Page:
ST. LOUIS – So long as baseball’s revenue continues to grow at the astronomical rate the sport’s seers claim, the new collective-bargaining agreement announced Tuesday will make the poor richer and the rich a lot richer.
Though Major League Baseball and the MLB Players Association said the changes from the previous contract were small, some of the new rules in the record five-year deal could have significant effects on the game’s competitive balance.
The starkest change came in the distribution of money from large-market teams to those in small markets. There are two components to what is widely known as revenue sharing: the Central Fund (of which each team gets an equal slice, around $33 million) and the dispersal of net revenues.
Every team will contribute 31 percent of its net local revenues – money made through local television contracts and other entities – to a pool that then gets redistributed to small-market teams with poor revenue streams. In the past, large-market teams paid 40 percent while small-market teams paid 48 percent.
Because of how the previous contract was written, some of the small-market teams found there was a point at which they could stop spending money and still profit, taking advantage of the revenue-sharing system. What the flat tax expects to do is give each team incentive to drive its local revenues, knowing that a smaller percentage will come from other teams.
The largest markets, however, stand to benefit most from the rule change, so long as revenues continue to grow as baseball expects. Say, for example, the New York Yankees make $300 million locally next season, while the Minnesota Twins make $125 million. Previously, the Yankees would have paid $120 million to the pot and the Twins $60 million. Now, the Yankees would owe $93 million and the Twins $38.8 million, a decrease of $27 million for New York and $21.2 million for Minnesota. Should New York or Boston or Los Angeles’ revenues grow appreciably, those teams would benefit the most from the new contract.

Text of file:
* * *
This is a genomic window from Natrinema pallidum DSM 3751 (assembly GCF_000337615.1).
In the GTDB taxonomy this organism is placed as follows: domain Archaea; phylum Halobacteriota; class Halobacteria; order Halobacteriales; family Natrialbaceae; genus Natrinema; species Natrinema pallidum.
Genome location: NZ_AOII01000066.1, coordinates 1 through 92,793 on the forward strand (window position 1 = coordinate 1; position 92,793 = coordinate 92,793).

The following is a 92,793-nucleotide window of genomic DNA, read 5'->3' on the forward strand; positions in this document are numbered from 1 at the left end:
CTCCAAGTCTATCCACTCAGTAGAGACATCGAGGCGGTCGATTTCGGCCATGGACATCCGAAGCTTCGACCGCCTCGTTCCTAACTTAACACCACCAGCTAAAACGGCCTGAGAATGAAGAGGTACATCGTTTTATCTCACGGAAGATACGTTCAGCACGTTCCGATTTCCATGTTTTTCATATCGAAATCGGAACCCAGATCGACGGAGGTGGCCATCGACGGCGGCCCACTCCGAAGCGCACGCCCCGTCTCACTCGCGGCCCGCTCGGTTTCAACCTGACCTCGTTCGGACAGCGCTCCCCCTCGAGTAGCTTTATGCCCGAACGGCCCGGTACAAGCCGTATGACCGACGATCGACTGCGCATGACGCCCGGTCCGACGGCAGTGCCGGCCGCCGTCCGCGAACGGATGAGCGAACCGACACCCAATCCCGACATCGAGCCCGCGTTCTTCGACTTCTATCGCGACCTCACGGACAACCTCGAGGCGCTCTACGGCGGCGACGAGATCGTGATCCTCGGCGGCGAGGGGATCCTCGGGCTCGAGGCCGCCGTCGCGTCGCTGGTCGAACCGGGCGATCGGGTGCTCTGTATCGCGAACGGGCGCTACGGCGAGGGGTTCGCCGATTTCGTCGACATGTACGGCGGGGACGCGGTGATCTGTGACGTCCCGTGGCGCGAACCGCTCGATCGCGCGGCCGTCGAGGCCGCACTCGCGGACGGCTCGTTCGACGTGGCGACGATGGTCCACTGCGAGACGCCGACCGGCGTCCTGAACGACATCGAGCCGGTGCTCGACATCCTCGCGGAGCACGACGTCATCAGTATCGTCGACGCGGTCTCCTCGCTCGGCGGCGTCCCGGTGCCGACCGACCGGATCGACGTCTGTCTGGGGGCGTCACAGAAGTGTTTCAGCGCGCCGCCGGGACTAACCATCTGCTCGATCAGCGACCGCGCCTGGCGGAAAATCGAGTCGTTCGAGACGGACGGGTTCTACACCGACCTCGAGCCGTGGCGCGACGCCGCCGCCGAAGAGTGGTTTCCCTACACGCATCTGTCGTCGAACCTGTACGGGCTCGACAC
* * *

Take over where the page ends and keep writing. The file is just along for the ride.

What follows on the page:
For what it’s worth, the language in the contract, officials said, includes revisions to the mandates that small-market teams spend all their revenue-sharing money “to improve on-field performance.” How strenuously it will be enforced – teams flouting that rule angered the large-market owners and led to the large change in percentage of net local revenue contributed – still is unclear. The point: George Steinbrenner shouldn’t give his money to a small-market owner just to see him pocket it.
Other portions of the deal aim to help the problems of small-market teams, plus address the drug-testing program, the luxury tax and the All-Star Game deciding home-field advantage in the World Series:
Teams that cannot sign their first- or second-round draft picks will receive the same pick in the next year’s draft, and to give the teams even more leverage, they set the deadline for signing picks to Aug. 15. So if Kansas City cannot sign the No. 1 pick next season, it will get the second overall selection in 2008. Accordingly, if two other teams in the 2007 draft's top 10 do not sign their picks, the team supposed to be picking 11th in 2008 actually would choose 14th (after the original 10 and the three new picks). The extra picks roll over only one season. The Aug. 15 deadline puts pressure on draft choices to accept offers quickly and, both sides hope, will end the trend of higher-priced choices dropping to large-market teams because of signability issues.